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Robophilosophy is i the philosophical reflection of the socio-cultural and ethical impact of social robots, ii it is the employment of philosophical methods conceptual-and phenomenological analysis, formal theory construction, rational value discourse, etc.
This third dimension of robophilosophy, philosophy by social robotics, introduces a wide scope of interdisciplinary collaborations in robophilosophy beyond the interaction between philosophy and robotics.
For it amounts to a far-reaching methodological repositioning where the standard philosophical methodologies lose the relative autonomy that is traditionally credited to them. What social robots can do depends—to a large extent—on how they are perceived, and how they are perceived depends—to a considerable extent—on how they are conceptually framed, e.
Robophilosophy acknowledges that the conceptual norms that whether such framings are admissible or overly metaphorical and misleading, are themselves undergoing revision—in the course of new human practices with artificial social agents. If empirical research in cognitive science will reveal that the neurophysiological processes that are distinctive elements of human social cognition are also triggered in human-robot interaction [see e.
Similar mutual feedback relations hold between, on the one hand, ontological or phenomenological descriptions of human-robot interaction in philosophy, and, on the other hand, empirical research of human-robot interactions in psychology, anthropology, linguistics, and sociology.
In short, since social robotics creates new interdependencies between facts and the concepts of social interactions, robophilosophy explicitly must view itself as a constitutive part of a wide-scope transdisciplinary engagement with the phenomena of human-robot interactions.
Most of the conference contributions collected here display this currently ongoing process of methodological reorientation where philosophy and other humanities try to find their stance towards social robotics and a place in HRI Human-Robot Interaction Studies. Parviainen et al. Other contributions see Part II: Emotions in Human-Robot Interaction; Education, Art and Innovation; Social Norms and Robot Sociality sessions make this methodological case more indirectly, by showing that the inclusion of the Humanities research in HRI can be highly productive or even indispensable in clarifying what social robots can and cannot do.
For example, this is the central agenda of two of the six conference workshops. Similarly, methodological considerations loom large also in those contributions that explore the significance of art for deeper, innovative understanding of human-robot interaction or human sociality see Part III: Co-Designing Child-Robot Interactions workshop ; Part I: the plenary by S.
Penny; Part II: the paper by B. This brings us to practical-ethical reasons for interdisciplinary engagement with the phenomena of human-robot interactions across the Humanities. The question what social robots can do can be asked in two ways. Most of the conference contributions explicitly or implicitly perform this ontological turn—in philosophical terminology: from substance to process—and redirect their attention from the object, the robot, to human-robot interactions as such.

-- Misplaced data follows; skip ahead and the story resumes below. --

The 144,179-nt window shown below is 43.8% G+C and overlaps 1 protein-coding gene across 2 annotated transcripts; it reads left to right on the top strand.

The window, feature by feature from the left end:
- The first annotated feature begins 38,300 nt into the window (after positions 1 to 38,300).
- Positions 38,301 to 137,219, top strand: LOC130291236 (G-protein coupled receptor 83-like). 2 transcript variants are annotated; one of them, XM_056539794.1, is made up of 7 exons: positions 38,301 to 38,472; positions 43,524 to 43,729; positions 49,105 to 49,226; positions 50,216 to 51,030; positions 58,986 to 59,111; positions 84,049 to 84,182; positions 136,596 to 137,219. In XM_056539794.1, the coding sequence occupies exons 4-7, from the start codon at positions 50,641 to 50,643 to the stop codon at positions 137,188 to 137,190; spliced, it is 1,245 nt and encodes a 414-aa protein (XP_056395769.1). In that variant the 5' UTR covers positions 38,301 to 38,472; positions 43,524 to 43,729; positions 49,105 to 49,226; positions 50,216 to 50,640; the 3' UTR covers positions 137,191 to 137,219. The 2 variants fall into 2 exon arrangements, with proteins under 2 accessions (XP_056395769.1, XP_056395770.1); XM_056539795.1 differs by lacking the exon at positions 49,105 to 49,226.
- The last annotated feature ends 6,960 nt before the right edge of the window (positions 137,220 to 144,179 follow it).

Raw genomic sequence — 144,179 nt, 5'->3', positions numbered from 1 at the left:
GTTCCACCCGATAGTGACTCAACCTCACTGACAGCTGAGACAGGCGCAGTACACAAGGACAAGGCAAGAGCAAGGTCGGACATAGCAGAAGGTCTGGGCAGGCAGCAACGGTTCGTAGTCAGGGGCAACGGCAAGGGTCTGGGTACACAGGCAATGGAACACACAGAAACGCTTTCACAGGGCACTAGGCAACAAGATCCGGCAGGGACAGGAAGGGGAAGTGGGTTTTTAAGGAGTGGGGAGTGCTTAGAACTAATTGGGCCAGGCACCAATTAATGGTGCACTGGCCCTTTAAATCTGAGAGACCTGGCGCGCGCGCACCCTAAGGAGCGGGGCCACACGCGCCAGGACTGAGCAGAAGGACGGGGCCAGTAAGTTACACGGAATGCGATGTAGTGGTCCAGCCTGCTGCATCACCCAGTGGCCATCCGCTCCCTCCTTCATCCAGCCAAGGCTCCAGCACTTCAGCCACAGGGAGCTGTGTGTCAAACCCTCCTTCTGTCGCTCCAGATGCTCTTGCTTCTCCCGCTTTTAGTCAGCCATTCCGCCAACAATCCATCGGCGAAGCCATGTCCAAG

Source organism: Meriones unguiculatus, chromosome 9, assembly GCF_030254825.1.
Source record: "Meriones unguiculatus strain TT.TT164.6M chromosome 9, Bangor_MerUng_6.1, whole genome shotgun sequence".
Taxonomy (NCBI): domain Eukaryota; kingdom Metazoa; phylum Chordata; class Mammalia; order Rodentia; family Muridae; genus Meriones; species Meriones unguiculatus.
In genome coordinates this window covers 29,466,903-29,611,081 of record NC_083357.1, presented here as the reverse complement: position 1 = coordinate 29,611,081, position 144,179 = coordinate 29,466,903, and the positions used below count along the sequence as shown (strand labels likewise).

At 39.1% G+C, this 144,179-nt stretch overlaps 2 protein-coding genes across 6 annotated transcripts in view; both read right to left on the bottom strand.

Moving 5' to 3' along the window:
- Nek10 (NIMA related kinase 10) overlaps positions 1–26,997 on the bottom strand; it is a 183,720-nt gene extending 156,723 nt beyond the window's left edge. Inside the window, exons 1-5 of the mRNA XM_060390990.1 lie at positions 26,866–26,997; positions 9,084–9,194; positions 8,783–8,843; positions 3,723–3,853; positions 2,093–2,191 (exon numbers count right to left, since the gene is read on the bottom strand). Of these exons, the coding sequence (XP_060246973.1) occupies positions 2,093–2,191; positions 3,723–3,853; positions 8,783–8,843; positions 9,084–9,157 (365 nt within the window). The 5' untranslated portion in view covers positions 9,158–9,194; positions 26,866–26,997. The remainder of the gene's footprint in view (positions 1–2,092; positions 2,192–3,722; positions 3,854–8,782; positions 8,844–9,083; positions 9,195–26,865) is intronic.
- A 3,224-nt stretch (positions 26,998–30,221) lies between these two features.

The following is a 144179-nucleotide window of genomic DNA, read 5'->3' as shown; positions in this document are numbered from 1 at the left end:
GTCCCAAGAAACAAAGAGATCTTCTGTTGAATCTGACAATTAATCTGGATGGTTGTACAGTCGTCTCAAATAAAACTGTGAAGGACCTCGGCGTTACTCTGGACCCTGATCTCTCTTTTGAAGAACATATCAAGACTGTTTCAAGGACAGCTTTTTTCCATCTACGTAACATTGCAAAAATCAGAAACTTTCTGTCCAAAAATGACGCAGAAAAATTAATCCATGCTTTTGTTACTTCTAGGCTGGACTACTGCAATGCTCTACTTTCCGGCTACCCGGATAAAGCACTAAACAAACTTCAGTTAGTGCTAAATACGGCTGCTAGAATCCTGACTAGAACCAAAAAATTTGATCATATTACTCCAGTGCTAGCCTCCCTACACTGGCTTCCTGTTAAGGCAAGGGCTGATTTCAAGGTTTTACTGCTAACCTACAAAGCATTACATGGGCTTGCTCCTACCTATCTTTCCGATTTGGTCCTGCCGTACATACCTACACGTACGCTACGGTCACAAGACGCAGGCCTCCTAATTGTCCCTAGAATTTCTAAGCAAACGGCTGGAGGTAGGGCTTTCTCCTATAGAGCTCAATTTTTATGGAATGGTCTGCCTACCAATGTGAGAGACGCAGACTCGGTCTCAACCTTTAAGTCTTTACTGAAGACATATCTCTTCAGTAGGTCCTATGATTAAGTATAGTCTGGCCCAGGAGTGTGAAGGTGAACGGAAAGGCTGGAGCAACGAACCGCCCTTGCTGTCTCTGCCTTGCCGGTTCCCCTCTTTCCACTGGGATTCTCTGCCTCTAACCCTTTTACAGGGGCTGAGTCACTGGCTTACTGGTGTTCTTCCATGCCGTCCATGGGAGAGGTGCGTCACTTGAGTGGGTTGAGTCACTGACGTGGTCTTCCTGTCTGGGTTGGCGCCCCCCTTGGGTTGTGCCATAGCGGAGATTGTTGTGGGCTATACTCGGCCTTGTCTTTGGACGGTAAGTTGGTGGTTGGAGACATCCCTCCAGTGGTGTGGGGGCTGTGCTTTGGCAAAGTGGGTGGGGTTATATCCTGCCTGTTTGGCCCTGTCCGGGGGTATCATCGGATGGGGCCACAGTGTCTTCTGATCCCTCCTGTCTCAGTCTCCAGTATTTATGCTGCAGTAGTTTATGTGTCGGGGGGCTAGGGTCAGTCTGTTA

As explained in , this shift has a momentous consequence. Unlike objects, social interactions not only underlie descriptive norms correctly categorized or not? In other words, when we shift the investigative focus to interactions, descriptive questions of what social robots can do are very closely connected to normative question of what social robots should do.
Of course, as the plenaries by J. Robertson and K. Richardson Part I illustrate, we can still dissociate descriptive research on human-robot interactions from normative investigations. This perception of the current situation is documented in the fact that half of the plenaries and a large group of session talks Part II: Ethical Tasks and Implications and Social Norms and Robot Sociality address ethical and normative aspects.
To summarize, there are good reasons, currently at least, to engage a wide spectrum of Humanities research in the investigation of the potentials of social robotics, and for robophilosophers to seek collaborative contacts also across the Humanities. These reasons also promote an outlook on social robotics research where descriptive and normative inquiries are kept in close vicinity. References  J. Seibt, R.
Hakli, M. IOS-Press, Amsterdam.
Catch is like no other novel. It has its own rationale, its own extraordinary character. It moves back and forth from hilarity to horror.
It is outrageously funny and strangely affecting. It is totally original.
Set in the closing months of World War II in an American bomber squadron off Italy, Catch is the story of a bombardier named Yossarian, who is frantic and furious because thousands of people he hasn't even met keep trying to kill him.
Catch is a microcosm of the twentieth-century world as it might look to someone dangerously sane. It is a novel that lives and moves and grows with astonishing power and vitality -- a masterpiece of our time. Catch 22 is a translation of this work.
Catch Romanian edition is a translation of this work.